From the Texas Tech Athletics Department:
Texas Tech received good news on Friday, the day that marks the signing deadline for the 2012 Major League Baseball First-Year Player Draft. Tech signee and Midland Christian High School standout right-handed pitcher Matt Withrow will join the Red Raiders after turning down the Texas Rangers who selected him in the 37th round just over a month ago.
Texas Tech had a school-record nine MLB Draft picks – seven of which had eligibility remaining – as all nine players signed professional contracts.
Three Red Raider signees also inked deals with MLB organizations, leaving the Odessa native as the final draftee that could end up wearing a Tech uniform in 2013.
"I'm really excited to come to Tech," Withrow said. "I'm looking forward to having a good opportunity to pitch as a freshman and I hope that I take advantage of it."
Withrow (6-3, 210) finished his prep career this season going 7-0 with a 2.49 ERA in 59 innings pitched with 79 strikeouts and 35 walks while also batting .397 with four home runs and 37 RBI. He hails from the same high school program that produced current Red Raider infielder Bryant Burleson and former third baseman Reid Redman.
With the Red Raiders losing the majority of their innings pitched from 2012, Withrow, along with all of Tech's newcomers, will have a chance to pitch in key situations next spring.
"I think Matt understands the value of going to school for three years and where his development will put him at the end of his third season here," Texas Tech head baseball coach Tim Tadlock said. "I think he has a chance to be a starter for us right away."
Withrow's arsenal of pitches and his projectability made many Major League Baseball scouts feel his time could be now to join the professional ranks. One National League scout said in the middle of March that Withrow was considered one of the top high school pitchers in the state, and if he was willing to sign he could be taken in the top five rounds of the draft.
Perfect Game tabbed Withrow as the seventh-ranked high school pitcher in the state of Texas.
Withrow, who pitched in the upper-80's to low-90's all season and topped out at 94 MPH, turned down Texas A&M and Houston – to name a few – during the early signing period before deciding on Tech.
"Once I signed with Tech I knew I had that option and that was a good feeling," Withrow said. "I knew if it didn't work out in the draft I would go to Tech and have another chance at pro ball later on."
One teammate he will soon share a clubhouse with during the upcoming year is junior-to-be left-handed pitcher Andre Wheeler, who was selected in the 22nd round of the 2010 MLB Draft by the Los Angeles Dodgers. Wheeler also turned down the opportunity to turn pro out of high school and made his way to Lubbock.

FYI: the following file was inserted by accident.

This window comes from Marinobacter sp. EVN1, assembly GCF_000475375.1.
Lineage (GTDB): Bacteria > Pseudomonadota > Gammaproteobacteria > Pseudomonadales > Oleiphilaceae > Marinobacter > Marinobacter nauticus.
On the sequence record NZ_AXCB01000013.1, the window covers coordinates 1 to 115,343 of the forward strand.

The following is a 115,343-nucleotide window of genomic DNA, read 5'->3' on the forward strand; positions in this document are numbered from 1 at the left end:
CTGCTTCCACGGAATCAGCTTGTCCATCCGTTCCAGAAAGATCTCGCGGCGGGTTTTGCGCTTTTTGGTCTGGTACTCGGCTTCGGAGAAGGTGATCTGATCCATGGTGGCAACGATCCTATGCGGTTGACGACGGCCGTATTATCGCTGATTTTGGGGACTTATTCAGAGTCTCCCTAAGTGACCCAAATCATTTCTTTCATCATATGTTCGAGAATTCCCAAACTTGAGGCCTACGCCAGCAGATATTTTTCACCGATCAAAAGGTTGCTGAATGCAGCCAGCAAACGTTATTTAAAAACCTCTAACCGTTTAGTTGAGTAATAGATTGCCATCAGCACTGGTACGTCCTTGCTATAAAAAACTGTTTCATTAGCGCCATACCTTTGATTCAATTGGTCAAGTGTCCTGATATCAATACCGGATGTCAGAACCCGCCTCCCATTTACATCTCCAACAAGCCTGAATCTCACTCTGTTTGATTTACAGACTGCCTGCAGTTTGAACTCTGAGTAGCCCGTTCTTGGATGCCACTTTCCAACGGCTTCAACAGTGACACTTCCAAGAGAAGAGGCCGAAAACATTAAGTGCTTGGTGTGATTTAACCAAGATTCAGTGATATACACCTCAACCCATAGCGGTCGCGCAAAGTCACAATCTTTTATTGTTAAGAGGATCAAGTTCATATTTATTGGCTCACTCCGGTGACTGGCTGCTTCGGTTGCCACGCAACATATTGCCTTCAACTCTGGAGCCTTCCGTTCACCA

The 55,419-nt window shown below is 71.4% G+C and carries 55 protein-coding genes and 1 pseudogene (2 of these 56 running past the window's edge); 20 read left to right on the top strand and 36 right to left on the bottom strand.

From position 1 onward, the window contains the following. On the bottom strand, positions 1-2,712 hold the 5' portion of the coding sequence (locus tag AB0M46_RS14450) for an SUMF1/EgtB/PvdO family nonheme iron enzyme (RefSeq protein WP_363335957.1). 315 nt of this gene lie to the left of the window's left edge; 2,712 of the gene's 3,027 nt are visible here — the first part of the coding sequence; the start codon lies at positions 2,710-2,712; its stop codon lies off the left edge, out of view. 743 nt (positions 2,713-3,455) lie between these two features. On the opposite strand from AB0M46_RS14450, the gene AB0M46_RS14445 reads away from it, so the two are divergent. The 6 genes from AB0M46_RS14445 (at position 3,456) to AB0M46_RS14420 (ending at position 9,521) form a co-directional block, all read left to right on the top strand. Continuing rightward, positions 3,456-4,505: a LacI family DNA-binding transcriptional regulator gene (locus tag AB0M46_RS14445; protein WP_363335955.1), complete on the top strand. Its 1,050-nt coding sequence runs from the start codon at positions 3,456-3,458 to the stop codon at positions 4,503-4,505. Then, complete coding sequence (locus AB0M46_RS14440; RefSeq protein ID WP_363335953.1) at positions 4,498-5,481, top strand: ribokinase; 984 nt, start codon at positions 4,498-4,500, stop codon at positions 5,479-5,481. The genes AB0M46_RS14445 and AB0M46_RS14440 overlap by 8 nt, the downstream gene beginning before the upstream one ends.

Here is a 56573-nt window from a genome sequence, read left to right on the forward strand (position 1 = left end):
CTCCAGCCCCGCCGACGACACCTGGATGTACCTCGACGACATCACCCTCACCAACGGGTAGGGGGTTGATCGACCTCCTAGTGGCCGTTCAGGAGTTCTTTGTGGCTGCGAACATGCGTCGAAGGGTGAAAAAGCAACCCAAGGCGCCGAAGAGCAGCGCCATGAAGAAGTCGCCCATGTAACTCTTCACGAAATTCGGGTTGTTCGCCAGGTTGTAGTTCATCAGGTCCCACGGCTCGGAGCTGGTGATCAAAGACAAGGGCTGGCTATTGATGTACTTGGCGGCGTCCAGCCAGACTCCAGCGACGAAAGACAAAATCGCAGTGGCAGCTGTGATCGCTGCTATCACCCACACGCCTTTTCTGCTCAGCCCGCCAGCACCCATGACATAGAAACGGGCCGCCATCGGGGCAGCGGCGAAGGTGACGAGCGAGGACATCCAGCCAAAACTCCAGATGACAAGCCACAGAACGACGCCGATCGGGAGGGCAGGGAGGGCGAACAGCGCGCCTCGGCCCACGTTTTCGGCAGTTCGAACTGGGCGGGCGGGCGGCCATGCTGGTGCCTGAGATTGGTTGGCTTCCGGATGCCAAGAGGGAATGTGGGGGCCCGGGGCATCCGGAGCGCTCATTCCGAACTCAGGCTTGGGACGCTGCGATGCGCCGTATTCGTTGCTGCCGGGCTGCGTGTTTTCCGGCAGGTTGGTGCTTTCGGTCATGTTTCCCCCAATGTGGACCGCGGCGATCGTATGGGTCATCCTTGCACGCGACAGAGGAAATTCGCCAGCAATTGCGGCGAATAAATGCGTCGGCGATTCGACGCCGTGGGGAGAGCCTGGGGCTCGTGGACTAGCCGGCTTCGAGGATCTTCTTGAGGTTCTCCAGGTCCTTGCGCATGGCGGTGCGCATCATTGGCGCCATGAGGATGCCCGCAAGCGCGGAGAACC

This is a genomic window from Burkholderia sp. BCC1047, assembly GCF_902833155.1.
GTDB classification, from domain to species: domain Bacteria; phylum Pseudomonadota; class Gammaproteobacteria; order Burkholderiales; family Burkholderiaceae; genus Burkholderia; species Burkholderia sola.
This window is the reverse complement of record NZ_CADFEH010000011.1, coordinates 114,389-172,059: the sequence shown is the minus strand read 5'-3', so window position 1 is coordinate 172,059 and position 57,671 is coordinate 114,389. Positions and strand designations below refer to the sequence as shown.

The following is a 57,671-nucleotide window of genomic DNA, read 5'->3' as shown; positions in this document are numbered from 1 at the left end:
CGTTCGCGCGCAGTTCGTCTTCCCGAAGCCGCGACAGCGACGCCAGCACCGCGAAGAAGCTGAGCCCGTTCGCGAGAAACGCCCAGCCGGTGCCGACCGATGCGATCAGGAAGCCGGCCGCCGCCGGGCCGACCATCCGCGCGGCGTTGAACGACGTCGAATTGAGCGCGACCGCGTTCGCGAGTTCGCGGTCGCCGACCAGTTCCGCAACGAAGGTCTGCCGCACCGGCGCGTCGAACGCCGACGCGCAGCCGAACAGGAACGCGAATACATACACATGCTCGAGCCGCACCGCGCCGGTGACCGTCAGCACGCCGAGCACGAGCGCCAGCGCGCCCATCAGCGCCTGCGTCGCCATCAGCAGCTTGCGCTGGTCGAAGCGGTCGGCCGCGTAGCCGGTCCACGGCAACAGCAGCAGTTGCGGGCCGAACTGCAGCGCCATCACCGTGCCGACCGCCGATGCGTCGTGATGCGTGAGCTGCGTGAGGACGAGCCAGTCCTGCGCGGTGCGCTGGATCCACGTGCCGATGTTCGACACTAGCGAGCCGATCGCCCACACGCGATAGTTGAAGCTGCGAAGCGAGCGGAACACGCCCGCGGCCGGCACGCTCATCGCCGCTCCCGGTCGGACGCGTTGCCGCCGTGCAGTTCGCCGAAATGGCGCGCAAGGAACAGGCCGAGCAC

"Back when I got drafted, I thought about it because at the time I was going to go to a junior college or sign with the Dodgers," Wheeler said. "Then I got a late offer from Tech. I knew that was going to be a great opportunity for me to get better and to get an education. I looked at that and thought that would be a better opportunity for me."
Now two years later, Wheeler, who was second on the team with 23 appearances and struck out 17 batters as one of Tech's top left-handed relievers this past season, knows he made the right decision by going to Texas Tech.
"I definitely made the right choice," Wheeler said. "I also changed paths because if I would have signed out of high school I would have gone as a position player. Now that I'm pitching, if I get a chance to go to the next level it will be on the mound. Just the experience getting on the mound and this past year I had a lot more opportunities – that has given me confidence. My experience at Tech has helped me a lot."
Reid Redman, who was a gold-glove caliber third baseman for two seasons at Tech and is now in the Tampa Bay Rays minor league organization, is not only familiar with Withrow – having also grown up in Midland – but also with turning down an opportunity to play professional baseball.
Redman was a 37th round draft pick by the Dodgers in 2011, following his first season with the Red Raiders when he led the team batting .320 while starting in all 58 games. He finished his collegiate career moving up 14 rounds in the draft as a 23rd round pick by the Rays just weeks after his college graduation.
"Matt will be a great addition to the Texas Tech baseball program," Redman said. "He obviously comes from great bloodlines as his dad and two brothers are all great ball players. Once he works with Tadlock's staff and gets in Tory's (Stephens) strength program he has a chance to make great strides and be a dominant arm at Tech.
"With a few years under Tadlock and with maturing, I believe Matt will have a great opportunity to be in professional baseball."
The Withrow family certainly understands professional baseball as his father, Mike, and brother, Chris, both experienced the MLB Draft and pro baseball. Mike was a seventh round draft pick by the White Sox in 1981 and advanced to Double-A while Chris was a first-round pick (20th overall) by the Dodgers in 2007 and is currently in Double-A with the Chattanooga Lookouts.
Now that the draft has come and gone, Texas Tech will have a new look in 2013 – one that will include Matt Withrow.